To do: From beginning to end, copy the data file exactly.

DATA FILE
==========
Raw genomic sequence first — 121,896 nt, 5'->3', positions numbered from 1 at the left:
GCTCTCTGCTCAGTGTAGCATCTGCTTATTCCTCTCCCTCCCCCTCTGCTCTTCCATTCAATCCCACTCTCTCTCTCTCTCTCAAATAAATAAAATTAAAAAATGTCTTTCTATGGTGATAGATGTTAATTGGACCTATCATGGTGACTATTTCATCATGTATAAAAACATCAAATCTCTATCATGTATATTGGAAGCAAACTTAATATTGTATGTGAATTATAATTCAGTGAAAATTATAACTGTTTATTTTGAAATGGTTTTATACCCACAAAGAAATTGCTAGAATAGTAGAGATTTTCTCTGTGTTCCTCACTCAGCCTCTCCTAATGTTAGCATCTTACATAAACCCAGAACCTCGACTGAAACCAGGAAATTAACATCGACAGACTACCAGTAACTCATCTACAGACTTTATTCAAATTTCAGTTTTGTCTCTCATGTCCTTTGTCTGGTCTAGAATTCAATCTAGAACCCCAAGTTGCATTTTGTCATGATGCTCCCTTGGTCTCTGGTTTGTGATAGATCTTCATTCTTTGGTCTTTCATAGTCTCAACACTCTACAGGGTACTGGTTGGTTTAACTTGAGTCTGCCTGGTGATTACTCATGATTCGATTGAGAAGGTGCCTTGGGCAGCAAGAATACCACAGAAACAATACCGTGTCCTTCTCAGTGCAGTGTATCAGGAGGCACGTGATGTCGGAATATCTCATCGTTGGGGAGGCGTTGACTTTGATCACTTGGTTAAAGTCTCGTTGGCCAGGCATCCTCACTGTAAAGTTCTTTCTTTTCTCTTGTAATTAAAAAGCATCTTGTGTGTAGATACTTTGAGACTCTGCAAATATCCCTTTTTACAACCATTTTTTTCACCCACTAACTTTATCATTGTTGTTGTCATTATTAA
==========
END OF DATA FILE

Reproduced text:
Raw genomic sequence first — 121,896 nt, 5'->3', positions numbered from 1 at the left:
GCTCTCTGCTCAGTGTAGCATCTGCTTATTCCTCTCCCTCCCCCTCTGCTCTTCCATTCAATCCCACTCTCTCTCTCTCTCTCAAATAAATAAAATTAAAAAATGTCTTTCTATGGTGATAGATGTTAATTGGACCTATCATGGTGACTATTTCATCATGTATAAAAACATCAAATCTCTATCATGTATATTGGAAGCAAACTTAATATTGTATGTGAATTATAATTCAGTGAAAATTATAACTGTTTATTTTGAAATGGTTTTATACCCACAAAGAAATTGCTAGAATAGTAGAGATTTTCTCTGTGTTCCTCACTCAGCCTCTCCTAATGTTAGCATCTTACATAAACCCAGAACCTCGACTGAAACCAGGAAATTAACATCGACAGACTACCAGTAACTCATCTACAGACTTTATTCAAATTTCAGTTTTGTCTCTCATGTCCTTTGTCTGGTCTAGAATTCAATCTAGAACCCCAAGTTGCATTTTGTCATGATGCTCCCTTGGTCTCTGGTTTGTGATAGATCTTCATTCTTTGGTCTTTCATAGTCTCAACACTCTACAGGGTACTGGTTGGTTTAACTTGAGTCTGCCTGGTGATTACTCATGATTCGATTGAGAAGGTGCCTTGGGCAGCAAGAATACCACAGAAACAATACCGTGTCCTTCTCAGTGCAGTGTATCAGGAGGCACGTGATGTCGGAATATCTCATCGTTGGGGAGGCGTTGACTTTGATCACTTGGTTAAAGTCTCGTTGGCCAGGCATCCTCACTGTAAAGTTCTTTCTTTTCTCTTGTAATTAAAAAGCATCTTGTGTGTAGATACTTTGAGACTCTGCAAATATCCCTTTTTACAACCATTTTTTTCACCCACTAACTTTATCATTGTTGTTGTCATTATTAA